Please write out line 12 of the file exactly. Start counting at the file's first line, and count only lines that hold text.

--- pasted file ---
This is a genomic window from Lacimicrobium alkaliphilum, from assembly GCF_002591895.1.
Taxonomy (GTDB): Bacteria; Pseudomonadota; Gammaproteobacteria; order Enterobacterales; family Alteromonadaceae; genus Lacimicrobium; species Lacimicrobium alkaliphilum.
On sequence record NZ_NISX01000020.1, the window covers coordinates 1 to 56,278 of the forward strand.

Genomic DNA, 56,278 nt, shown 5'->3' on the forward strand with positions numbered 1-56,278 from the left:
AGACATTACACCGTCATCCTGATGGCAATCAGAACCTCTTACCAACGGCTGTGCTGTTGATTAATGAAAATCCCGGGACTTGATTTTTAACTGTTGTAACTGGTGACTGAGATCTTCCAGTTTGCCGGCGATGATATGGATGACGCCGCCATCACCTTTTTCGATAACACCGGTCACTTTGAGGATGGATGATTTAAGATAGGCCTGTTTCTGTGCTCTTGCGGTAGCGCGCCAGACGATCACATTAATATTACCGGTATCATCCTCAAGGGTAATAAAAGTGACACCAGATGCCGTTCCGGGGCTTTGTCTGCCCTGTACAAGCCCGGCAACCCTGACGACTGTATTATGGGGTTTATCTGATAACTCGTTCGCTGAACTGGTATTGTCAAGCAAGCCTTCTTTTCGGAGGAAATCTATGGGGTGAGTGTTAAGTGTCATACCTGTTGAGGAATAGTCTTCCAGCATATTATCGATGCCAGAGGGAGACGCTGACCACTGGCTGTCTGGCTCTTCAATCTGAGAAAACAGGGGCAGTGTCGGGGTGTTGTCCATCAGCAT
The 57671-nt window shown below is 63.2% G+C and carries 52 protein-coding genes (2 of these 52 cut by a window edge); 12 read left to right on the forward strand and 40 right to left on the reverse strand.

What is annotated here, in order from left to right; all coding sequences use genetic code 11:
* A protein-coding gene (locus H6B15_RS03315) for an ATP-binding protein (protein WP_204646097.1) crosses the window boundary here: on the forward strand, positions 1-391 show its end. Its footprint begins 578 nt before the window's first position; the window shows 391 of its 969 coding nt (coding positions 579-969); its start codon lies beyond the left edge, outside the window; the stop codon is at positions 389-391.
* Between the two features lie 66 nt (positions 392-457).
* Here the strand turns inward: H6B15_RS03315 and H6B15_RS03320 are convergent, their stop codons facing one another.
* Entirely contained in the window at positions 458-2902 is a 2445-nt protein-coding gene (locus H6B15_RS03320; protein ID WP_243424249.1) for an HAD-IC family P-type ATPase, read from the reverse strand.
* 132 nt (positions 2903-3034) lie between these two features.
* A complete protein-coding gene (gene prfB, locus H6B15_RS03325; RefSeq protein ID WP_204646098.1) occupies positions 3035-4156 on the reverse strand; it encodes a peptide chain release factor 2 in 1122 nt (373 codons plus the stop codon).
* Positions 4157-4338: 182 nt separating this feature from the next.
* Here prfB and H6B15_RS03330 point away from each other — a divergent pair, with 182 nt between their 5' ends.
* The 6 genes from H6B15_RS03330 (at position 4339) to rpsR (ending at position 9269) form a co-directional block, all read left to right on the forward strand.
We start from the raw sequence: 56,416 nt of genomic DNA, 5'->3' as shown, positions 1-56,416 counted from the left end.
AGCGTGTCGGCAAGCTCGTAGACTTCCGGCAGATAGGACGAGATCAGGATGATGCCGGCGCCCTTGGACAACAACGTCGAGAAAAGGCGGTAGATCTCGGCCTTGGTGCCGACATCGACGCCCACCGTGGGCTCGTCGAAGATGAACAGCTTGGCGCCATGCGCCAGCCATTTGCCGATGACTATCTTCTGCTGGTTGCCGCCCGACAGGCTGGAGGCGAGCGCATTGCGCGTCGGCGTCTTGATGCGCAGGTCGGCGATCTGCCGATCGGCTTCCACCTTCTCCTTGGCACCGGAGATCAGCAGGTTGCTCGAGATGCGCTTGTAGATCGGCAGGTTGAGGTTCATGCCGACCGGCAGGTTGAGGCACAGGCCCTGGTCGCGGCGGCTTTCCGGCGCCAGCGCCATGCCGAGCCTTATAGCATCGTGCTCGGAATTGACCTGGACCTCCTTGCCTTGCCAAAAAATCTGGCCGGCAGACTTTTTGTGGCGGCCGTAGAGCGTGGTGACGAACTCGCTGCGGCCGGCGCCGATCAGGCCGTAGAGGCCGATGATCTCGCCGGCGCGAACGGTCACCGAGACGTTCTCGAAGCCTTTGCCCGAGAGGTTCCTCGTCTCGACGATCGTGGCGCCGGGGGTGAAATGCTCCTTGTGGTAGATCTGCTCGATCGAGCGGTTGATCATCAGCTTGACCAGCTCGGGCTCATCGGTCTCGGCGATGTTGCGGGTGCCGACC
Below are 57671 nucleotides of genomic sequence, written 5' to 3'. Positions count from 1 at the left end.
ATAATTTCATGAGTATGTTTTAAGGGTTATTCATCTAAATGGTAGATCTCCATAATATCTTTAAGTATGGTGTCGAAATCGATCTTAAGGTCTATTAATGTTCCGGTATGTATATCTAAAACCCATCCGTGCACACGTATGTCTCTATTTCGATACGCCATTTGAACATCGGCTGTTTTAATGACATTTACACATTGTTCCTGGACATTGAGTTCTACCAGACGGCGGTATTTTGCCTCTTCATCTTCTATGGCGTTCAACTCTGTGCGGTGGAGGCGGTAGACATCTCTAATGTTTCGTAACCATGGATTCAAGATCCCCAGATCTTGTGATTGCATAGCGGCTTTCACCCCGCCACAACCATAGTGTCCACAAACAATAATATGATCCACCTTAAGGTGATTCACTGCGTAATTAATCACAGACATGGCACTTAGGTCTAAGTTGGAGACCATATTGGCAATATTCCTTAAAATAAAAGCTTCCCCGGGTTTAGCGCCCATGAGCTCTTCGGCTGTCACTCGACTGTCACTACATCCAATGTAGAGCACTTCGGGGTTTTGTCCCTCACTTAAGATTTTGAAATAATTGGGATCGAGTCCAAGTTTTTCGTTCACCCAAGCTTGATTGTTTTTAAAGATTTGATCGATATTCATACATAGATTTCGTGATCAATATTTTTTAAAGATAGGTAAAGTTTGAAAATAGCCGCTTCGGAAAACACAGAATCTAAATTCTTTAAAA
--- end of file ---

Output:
* 132 nt (positions 2903-3034) lie between these two features.